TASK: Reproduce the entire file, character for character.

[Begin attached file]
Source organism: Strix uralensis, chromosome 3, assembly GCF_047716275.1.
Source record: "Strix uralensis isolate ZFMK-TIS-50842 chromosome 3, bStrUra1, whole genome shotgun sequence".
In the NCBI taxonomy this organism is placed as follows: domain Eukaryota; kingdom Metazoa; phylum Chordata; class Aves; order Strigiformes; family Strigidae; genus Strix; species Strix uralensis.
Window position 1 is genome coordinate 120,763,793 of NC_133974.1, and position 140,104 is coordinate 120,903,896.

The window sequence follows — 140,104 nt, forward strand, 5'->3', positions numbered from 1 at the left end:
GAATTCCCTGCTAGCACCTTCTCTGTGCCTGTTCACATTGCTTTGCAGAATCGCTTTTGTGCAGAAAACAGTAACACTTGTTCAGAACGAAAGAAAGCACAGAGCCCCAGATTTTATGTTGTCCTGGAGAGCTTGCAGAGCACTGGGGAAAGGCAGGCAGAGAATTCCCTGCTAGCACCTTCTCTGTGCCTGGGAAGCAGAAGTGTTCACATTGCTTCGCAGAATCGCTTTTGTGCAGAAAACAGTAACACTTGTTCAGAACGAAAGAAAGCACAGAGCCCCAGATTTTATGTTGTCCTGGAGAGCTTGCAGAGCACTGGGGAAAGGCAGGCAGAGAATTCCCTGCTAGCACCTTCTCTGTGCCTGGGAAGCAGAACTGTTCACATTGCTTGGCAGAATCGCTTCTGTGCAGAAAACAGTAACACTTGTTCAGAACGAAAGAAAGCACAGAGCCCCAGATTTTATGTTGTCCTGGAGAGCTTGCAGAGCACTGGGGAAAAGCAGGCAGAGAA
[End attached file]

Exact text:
Source organism: Strix uralensis, chromosome 3, assembly GCF_047716275.1.
Source record: "Strix uralensis isolate ZFMK-TIS-50842 chromosome 3, bStrUra1, whole genome shotgun sequence".
In the NCBI taxonomy this organism is placed as follows: domain Eukaryota; kingdom Metazoa; phylum Chordata; class Aves; order Strigiformes; family Strigidae; genus Strix; species Strix uralensis.
Window position 1 is genome coordinate 120,763,793 of NC_133974.1, and position 140,104 is coordinate 120,903,896.

The window sequence follows — 140,104 nt, forward strand, 5'->3', positions numbered from 1 at the left end:
GAATTCCCTGCTAGCACCTTCTCTGTGCCTGTTCACATTGCTTTGCAGAATCGCTTTTGTGCAGAAAACAGTAACACTTGTTCAGAACGAAAGAAAGCACAGAGCCCCAGATTTTATGTTGTCCTGGAGAGCTTGCAGAGCACTGGGGAAAGGCAGGCAGAGAATTCCCTGCTAGCACCTTCTCTGTGCCTGGGAAGCAGAAGTGTTCACATTGCTTCGCAGAATCGCTTTTGTGCAGAAAACAGTAACACTTGTTCAGAACGAAAGAAAGCACAGAGCCCCAGATTTTATGTTGTCCTGGAGAGCTTGCAGAGCACTGGGGAAAGGCAGGCAGAGAATTCCCTGCTAGCACCTTCTCTGTGCCTGGGAAGCAGAACTGTTCACATTGCTTGGCAGAATCGCTTCTGTGCAGAAAACAGTAACACTTGTTCAGAACGAAAGAAAGCACAGAGCCCCAGATTTTATGTTGTCCTGGAGAGCTTGCAGAGCACTGGGGAAAAGCAGGCAGAGAA